What is actually Wi-Fi mesh and the reason you might need it now

The magic of keeping connections while moving around in your home

Wi-Fi mesh means you can have one or more Wi-Fi extenders placed around your house and they all extend the main network so it appears as one. Basically similar to what you might have come to expect from enterprise Wi-Fi solutions.

(To all the techies who reacted to this — yes, I know most mesh Wi-Fi solutions are actually more hub and spoke, or relay networks. But this distinction is lost on normal people so I’ll continue using mesh as that makes most sense to them).

So who needs mesh Wi-Fi? Basically anyone that has a home where the Wi-Fi signal is weak or outright missing in floors or corners of the home where you would normally want to access Wi-Fi. My data suggest this include close to 50% of the homes in Norway. So this is a big deal folks.

The important part about this is that all the extenders has to work seamlessly with the master (router) — basically meaning they are delivered from the same vendor and are sold as a set. And they need to be new enough so they support a technology called Wi-Fi “fast roaming” (or in Klingon called 802.11r to be geeky).

These new extenders might be more expensive, but the are worth it. In fact, any old or standalone extender will not help and might actually make your Wi-Fi network worse. So how is that possible? A standalone extender basically create a separate network, even if you give it the same name as the first one. The problem is that it’s your device that decide which of the networks to use. No offense to your devices, but they don’t always make the best choices in life… With the old extenders most of these devices will just stick to whoever it first connected to for as long as possible. Basically you can sit on top of the main router and the device will still use the extender. So traffic to device will be as slow as before, but on top of that the network gets more congested as we now also have the traffic going between the router and the extender! Wow, what a mess…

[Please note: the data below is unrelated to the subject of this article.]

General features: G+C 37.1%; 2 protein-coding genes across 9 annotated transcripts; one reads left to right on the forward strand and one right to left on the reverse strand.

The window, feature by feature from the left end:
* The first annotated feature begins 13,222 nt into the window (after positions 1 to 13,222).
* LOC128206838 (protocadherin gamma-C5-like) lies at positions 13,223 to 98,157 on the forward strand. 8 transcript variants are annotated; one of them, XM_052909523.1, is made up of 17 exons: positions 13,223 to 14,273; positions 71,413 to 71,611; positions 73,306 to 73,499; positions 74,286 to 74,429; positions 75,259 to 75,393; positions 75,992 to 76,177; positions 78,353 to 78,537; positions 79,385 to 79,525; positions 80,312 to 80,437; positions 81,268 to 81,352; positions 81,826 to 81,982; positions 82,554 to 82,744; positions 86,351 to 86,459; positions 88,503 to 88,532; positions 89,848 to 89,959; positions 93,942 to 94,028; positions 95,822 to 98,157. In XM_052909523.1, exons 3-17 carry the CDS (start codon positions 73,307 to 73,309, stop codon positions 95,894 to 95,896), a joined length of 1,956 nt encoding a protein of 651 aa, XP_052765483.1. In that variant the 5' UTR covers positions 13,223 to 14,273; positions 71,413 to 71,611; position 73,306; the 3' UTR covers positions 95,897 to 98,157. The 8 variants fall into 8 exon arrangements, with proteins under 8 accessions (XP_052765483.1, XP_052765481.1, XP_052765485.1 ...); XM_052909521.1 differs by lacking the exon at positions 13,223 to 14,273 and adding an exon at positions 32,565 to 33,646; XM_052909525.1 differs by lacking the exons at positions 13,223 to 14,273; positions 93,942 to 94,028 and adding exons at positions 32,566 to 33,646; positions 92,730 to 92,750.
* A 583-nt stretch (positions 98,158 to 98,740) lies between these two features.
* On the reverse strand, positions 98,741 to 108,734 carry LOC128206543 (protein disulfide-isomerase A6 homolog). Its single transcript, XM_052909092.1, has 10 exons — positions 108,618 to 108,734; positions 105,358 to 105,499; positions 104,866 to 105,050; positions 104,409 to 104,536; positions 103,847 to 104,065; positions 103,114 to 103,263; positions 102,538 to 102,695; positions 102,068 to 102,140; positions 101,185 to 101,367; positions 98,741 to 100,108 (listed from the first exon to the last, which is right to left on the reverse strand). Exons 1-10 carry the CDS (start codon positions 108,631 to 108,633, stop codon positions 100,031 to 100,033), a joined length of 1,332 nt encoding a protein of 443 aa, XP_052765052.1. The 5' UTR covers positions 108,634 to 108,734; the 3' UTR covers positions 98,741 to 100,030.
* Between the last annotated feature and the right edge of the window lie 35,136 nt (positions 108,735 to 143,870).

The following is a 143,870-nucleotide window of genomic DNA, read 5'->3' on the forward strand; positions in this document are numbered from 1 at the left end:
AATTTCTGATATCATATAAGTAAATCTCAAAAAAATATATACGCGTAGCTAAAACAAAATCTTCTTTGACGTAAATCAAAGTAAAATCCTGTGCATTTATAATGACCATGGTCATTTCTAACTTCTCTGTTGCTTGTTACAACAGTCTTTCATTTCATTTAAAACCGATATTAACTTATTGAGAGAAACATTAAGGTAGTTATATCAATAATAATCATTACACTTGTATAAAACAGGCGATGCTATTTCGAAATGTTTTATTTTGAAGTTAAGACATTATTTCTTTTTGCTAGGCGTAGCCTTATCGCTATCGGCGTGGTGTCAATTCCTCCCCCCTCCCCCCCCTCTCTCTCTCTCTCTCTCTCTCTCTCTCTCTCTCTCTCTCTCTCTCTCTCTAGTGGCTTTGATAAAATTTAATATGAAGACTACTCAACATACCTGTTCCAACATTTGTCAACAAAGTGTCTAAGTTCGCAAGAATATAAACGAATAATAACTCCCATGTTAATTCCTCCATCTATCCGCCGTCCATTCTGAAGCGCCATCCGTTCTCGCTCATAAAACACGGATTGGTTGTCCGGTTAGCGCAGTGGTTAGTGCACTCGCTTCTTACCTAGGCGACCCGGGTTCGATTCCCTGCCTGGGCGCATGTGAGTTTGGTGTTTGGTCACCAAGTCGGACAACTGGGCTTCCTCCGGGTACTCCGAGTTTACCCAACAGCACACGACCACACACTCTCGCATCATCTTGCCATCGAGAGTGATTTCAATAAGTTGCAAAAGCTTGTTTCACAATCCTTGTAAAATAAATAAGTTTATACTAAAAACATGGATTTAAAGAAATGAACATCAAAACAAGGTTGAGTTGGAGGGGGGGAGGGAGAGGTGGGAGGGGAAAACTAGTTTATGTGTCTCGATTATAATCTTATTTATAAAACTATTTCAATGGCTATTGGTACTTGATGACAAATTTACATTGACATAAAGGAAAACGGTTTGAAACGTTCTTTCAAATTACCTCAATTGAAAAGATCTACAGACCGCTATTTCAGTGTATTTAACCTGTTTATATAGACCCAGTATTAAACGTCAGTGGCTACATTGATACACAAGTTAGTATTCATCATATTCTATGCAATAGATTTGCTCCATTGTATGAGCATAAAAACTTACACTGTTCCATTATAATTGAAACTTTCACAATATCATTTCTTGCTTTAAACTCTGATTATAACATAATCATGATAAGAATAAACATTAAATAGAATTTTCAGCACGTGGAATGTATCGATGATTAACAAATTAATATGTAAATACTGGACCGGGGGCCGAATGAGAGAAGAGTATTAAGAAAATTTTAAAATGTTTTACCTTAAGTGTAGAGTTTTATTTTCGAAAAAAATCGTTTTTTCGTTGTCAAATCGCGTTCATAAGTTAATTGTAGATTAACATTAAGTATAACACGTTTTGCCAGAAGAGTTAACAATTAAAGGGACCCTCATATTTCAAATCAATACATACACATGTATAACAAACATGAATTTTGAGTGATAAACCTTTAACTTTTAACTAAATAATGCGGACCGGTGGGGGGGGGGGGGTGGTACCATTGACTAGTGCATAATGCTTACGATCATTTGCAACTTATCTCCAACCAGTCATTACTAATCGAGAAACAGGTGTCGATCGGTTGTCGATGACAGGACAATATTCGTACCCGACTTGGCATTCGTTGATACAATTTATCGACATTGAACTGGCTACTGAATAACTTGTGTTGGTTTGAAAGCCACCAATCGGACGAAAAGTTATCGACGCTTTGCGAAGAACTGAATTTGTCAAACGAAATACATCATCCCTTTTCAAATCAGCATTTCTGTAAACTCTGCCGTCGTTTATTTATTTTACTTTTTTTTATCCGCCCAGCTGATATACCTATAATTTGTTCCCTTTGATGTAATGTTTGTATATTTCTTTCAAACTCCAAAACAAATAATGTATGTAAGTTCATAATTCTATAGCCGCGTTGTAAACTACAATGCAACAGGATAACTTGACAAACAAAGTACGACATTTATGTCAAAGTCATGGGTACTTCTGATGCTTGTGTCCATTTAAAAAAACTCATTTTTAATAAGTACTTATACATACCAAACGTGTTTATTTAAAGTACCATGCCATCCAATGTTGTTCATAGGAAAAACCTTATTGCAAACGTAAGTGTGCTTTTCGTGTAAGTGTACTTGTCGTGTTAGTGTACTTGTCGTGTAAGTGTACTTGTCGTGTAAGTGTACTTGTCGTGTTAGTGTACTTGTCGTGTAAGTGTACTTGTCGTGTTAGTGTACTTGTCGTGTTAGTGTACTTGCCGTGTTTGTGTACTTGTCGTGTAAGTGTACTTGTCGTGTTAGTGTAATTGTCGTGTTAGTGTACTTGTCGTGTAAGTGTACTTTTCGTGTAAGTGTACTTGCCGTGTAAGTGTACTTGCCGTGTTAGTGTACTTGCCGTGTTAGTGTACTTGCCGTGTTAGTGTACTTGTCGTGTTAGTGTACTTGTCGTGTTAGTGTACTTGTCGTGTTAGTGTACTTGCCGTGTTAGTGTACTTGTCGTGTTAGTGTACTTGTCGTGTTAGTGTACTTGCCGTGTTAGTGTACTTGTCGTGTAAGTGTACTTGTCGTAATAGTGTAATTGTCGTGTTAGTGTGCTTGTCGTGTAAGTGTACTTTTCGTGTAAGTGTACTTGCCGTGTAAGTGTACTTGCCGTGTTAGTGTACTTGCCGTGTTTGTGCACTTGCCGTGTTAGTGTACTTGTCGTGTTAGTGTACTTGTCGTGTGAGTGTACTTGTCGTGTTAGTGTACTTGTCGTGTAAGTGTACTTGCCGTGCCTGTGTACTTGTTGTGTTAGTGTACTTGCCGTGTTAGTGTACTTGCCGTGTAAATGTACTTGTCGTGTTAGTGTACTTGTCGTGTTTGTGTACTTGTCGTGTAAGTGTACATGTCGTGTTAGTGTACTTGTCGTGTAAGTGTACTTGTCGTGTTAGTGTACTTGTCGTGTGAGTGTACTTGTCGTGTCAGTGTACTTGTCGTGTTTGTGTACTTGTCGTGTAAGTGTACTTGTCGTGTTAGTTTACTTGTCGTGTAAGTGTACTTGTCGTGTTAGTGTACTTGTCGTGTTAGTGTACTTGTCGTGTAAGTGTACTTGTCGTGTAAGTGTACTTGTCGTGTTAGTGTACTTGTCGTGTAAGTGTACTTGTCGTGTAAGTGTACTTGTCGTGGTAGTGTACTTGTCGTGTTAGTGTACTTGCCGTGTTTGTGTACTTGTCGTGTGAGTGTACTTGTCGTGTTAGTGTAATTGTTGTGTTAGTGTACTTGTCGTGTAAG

What is more frustrating that sitting next to the router, but with almost no internet?

The optimal solution for this is to have extenders that have both “fast roaming” and smart Wi-Fi features enabled on the extender to optimize the connections. Put me in the mix as well and I can make sure they are all managed and optimized at all times. Let’s just say that those devices won’t be sticking to the wrong connection for long.